BURLINGTON, Conn — Each year, the Connecticut Department of Energy and Environmental Protection (DEEP) uses the week before Halloween to celebrate "Bat Week".
“Bats are amazing,” said Devaughn Fraser, a wildlife biologist at DEEP.
DEEP's goal is to promote education and conservation messages surrounding the bat population – not just in Connecticut, but across the country.
Fraser and so many of her counterparts at the DEEP are quick to emphasize the importance of a healthy bat population to the environment.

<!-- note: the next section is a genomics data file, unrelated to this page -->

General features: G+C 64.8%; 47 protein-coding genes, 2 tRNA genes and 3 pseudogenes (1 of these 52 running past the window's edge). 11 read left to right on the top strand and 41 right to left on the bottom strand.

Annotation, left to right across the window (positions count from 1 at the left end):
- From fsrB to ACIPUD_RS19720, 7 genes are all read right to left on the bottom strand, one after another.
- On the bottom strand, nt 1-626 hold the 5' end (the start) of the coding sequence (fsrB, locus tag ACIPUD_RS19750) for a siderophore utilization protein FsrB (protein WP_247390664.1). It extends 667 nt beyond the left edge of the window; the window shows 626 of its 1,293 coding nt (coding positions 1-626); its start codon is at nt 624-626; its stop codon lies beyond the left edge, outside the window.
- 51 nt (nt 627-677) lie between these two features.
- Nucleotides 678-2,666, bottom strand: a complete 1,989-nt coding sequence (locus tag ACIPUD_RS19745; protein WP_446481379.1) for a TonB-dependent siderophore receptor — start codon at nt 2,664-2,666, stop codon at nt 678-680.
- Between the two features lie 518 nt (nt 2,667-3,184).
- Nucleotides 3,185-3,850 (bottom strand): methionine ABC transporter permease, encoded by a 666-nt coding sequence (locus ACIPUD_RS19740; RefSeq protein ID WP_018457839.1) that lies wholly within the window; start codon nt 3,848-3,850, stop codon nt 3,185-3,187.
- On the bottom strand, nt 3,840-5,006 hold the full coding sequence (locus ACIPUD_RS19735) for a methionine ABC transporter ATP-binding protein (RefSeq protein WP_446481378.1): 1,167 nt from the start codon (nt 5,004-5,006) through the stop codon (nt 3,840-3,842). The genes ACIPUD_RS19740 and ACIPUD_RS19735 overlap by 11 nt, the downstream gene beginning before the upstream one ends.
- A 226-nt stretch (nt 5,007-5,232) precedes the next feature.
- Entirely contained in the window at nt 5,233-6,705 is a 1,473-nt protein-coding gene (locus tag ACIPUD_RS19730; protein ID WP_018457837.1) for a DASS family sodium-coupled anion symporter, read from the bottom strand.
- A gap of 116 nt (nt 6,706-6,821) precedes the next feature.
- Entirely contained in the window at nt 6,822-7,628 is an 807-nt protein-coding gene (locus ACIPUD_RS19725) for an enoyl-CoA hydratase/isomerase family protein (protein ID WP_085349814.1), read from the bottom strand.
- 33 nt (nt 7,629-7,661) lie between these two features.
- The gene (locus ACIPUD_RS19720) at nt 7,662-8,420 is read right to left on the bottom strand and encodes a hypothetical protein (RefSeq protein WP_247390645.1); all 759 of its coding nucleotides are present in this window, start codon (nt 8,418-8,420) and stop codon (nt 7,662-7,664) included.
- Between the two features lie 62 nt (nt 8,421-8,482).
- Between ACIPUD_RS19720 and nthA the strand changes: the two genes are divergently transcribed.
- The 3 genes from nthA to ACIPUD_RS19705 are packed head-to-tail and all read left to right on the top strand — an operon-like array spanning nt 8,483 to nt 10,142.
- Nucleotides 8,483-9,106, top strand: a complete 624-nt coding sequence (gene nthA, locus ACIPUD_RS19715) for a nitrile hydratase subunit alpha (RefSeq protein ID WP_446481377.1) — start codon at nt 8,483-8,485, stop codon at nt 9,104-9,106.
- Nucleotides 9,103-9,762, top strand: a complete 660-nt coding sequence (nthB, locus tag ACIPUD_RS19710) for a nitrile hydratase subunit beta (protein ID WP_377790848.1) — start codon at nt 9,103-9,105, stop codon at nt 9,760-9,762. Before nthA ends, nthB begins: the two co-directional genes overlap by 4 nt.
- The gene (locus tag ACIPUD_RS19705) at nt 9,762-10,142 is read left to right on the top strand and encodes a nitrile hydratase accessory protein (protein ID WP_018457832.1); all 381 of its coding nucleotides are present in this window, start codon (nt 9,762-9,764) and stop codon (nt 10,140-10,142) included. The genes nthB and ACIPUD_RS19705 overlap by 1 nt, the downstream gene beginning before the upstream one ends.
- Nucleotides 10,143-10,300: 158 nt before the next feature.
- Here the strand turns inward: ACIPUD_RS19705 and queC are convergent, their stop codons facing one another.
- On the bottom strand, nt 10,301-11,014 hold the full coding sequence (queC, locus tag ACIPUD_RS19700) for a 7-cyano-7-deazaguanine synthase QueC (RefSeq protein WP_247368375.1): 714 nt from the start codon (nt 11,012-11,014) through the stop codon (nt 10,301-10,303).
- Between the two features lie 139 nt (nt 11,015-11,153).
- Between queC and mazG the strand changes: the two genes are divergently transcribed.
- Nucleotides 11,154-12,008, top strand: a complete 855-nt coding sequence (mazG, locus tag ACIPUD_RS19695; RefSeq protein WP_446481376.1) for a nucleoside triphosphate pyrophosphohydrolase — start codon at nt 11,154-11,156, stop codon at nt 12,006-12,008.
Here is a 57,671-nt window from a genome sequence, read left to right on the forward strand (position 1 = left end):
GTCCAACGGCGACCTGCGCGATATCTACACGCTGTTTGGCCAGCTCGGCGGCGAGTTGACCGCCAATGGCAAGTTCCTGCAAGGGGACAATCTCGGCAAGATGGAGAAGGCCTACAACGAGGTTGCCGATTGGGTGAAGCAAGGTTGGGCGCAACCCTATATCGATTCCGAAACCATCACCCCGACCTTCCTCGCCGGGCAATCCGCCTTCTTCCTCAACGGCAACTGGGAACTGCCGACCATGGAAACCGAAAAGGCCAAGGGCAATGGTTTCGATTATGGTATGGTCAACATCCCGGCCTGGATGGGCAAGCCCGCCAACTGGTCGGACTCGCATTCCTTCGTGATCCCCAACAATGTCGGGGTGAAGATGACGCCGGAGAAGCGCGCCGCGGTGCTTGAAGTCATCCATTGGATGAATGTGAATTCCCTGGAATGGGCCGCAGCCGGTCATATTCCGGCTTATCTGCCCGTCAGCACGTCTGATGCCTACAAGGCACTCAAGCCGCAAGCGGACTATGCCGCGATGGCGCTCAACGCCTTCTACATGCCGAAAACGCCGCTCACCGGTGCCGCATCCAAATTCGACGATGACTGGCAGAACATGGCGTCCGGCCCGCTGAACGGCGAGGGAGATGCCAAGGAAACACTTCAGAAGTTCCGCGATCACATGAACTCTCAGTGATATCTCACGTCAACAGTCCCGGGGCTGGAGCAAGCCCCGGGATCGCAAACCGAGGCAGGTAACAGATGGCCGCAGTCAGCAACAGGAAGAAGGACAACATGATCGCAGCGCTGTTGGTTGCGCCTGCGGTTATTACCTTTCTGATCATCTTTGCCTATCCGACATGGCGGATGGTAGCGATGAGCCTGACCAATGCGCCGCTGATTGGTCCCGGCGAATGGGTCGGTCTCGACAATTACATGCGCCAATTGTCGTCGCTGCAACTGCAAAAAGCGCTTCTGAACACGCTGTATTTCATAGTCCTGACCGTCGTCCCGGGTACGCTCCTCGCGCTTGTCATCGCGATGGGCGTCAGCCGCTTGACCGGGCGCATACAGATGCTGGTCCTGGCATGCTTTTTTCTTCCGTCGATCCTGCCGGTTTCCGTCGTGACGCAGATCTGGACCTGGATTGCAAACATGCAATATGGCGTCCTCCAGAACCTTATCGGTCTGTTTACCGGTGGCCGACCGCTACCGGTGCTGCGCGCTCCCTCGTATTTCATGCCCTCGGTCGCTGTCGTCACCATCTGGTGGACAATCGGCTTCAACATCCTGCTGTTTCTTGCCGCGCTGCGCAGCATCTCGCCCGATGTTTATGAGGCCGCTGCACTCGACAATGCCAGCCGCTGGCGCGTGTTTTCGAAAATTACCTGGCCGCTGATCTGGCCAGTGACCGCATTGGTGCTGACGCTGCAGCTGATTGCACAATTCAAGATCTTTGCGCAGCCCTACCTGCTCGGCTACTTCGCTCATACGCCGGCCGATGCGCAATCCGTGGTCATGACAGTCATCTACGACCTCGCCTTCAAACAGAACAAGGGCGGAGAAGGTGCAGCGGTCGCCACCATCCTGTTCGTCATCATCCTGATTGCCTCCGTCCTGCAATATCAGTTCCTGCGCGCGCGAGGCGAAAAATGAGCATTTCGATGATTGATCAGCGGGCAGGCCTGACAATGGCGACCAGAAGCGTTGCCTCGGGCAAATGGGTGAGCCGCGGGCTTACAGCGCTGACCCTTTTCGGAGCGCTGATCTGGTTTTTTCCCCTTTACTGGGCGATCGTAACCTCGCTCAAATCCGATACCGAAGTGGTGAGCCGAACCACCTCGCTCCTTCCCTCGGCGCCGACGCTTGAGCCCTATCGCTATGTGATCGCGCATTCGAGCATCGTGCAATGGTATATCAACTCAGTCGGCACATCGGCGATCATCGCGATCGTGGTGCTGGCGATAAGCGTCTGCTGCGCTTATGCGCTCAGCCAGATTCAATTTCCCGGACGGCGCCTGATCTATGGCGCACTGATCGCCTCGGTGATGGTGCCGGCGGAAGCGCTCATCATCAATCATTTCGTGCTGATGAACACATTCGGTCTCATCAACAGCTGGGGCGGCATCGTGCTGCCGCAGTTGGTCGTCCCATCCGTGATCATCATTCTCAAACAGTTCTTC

“Bats are like natural pesticides, without the harmful chemicals,” she said.
For the past 15 years, the well-publicized disease called “White Nose Syndrome” has challenged bat colonies across the country wiping out millions of bats. Those issues continued this year though.
“There are some encouraging signs that our bats are at least evolving some level of natural resistance to this fungus [from White Nose Syndrome],” Fraser said.
The state welcomes anyone from the public to become a volunteer “Bat Monitor” – asking them to count and report various bat sightings to aid the department’s research.
PREVIOUS COVERAGE: Connecticut to celebrate Bat Week before Halloween
“They need our help and everybody could benefit from learning why Bats are important,” Fraser added.
To find out more about the CT DEEP’s bat website or more about becoming a Bat Monitor, click here.
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